The sister of Sarah Halimi — an Orthodox Jewish woman in her sixties murdered in Paris in 2017 — will seek a trial in Israel after the killer avoided being tried in France on the grounds that was not criminally responsible because he had smoked marijuana before the crime, lawyers said.
The news comes as French-speaking Israelis were preparing a series of demonstrations across the country on Sunday to protest the ruling by one of France’s highest courts.
Halimi died after being pushed out of the window of her Paris flat by neighbor Kobili Traore, 27, who shouted “Allahu Akbar” (“God is great” in Arabic.)
Traore, a heavy cannabis smoker, has been in psychiatric care since Halimi’s death and he remains there after the ruling. The court said he committed the killing after succumbing to a “delirious fit” and was thus not responsible for his actions.
Lawyers Francis Szpiner and Gilles-William Goldnadel said in a statement late Wednesday they would “take a complaint to Israeli courts against Kobili Traore in the name of Esther Lekover, the victim’s sister.”
Criminal law in Israel can apply to crimes of anti-Semitism committed abroad when complaints are filed by Israeli citizens, such as Lekover.
But, as a rule, France does not extradite its citizens.
The lawyers said that they “deplore being forced to expedite this procedure, but they cannot accept a denial of justice that offends reason and fairness far beyond the Jewish community of France.”
Following last Wednesday’s verdict, lawyers representing Halimi’s family also said they intend to refer the case to the European Court of Human Rights.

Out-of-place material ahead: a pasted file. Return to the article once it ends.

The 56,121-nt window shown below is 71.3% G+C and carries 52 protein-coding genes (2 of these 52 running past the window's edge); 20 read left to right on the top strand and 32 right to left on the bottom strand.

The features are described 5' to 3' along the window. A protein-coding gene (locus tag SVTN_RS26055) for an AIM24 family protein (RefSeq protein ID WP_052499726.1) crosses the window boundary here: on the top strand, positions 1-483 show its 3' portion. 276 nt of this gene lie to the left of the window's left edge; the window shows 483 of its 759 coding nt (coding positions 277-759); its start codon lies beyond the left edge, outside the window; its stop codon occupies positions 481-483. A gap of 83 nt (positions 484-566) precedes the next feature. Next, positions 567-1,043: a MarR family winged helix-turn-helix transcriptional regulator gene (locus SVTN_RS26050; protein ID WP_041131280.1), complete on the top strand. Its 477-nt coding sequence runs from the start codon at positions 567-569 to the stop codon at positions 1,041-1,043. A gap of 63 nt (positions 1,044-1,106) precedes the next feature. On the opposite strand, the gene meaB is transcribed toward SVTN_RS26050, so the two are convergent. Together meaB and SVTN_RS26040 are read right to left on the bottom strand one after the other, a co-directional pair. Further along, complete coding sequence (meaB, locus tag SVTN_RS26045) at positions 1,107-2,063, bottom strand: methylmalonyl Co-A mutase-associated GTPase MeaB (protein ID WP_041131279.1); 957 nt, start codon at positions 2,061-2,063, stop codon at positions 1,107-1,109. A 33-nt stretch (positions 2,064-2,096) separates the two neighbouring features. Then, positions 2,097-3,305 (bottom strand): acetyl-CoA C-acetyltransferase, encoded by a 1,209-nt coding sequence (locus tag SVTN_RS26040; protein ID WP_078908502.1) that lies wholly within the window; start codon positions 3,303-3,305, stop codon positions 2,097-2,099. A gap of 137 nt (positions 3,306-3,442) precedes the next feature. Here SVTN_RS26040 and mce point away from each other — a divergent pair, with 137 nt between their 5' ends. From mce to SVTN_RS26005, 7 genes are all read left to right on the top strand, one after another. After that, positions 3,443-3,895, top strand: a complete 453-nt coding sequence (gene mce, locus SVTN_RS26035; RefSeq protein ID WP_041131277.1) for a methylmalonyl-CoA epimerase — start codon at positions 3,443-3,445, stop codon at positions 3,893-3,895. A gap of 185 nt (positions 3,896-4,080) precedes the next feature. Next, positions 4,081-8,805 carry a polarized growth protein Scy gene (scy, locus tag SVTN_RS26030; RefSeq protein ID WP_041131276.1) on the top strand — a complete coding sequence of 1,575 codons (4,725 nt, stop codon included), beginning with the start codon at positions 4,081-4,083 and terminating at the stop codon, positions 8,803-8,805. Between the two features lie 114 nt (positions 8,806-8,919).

Meanwhile, French Jews in Israel and in France were planning a series of protests to pressure the French government to take action.
Johann Habib, a French-educated lawyer and community activist living in Israel, is organizing three protests in Israel, all taking place at 3 P.M. on Sunday in order to coincide with a demonstration by the Jewish community in Paris. The main demonstration will be in front of the French Embassy on Herbert Samuel Street in Tel Aviv.
The Jewish community in the United Kingdom will also demonstrate in the front of the French Embassy in London on Sunday at 1 PM, in solidarity with the community in France. Attendance will be limited because of COVID-19 restrictions.
Habib said that he is “really angry about decision, but not surprised. I know that anti-Semitism in France is on the rise.”
The demonstrations are meant to show that the French Jewish community is determined to see Halimi’s killer behind bars, said Habib.
“We are first of all showing solidarity with the French Jews in France,” said David Allouche, president of the Francais de Netanya group and one of the organizers of the protests. “We are trying to put pressure on the ambassador and on the French institutions that we don’t agree with this decision.”
“There is no more option for the family to get justice,” Allouche continued. “The only option is to get out on the streets, to make a lot of noise, and to hope that (French President Emmanuel) Macron will make a decision and will ask for a new trial.”
After criticizing a lower court’s insanity finding in January last year, drawing a sharp riposte from the country’s top magistrates, Macron on Sunday expressed support for the battle to bring Traore to trial for the killing.
Macron said he would seek a change to laws to prevent such a case from happening again. Macron said that taking drugs and “going crazy” should not take away criminal responsibility.
“It’s not for me to comment on a court decision, but I would like to express to the family, to the relatives of the victim, and to all our Jewish citizens who were waiting for a trial, my warm support and the Republic’s determination to protect them,” Macron told Le Figaro.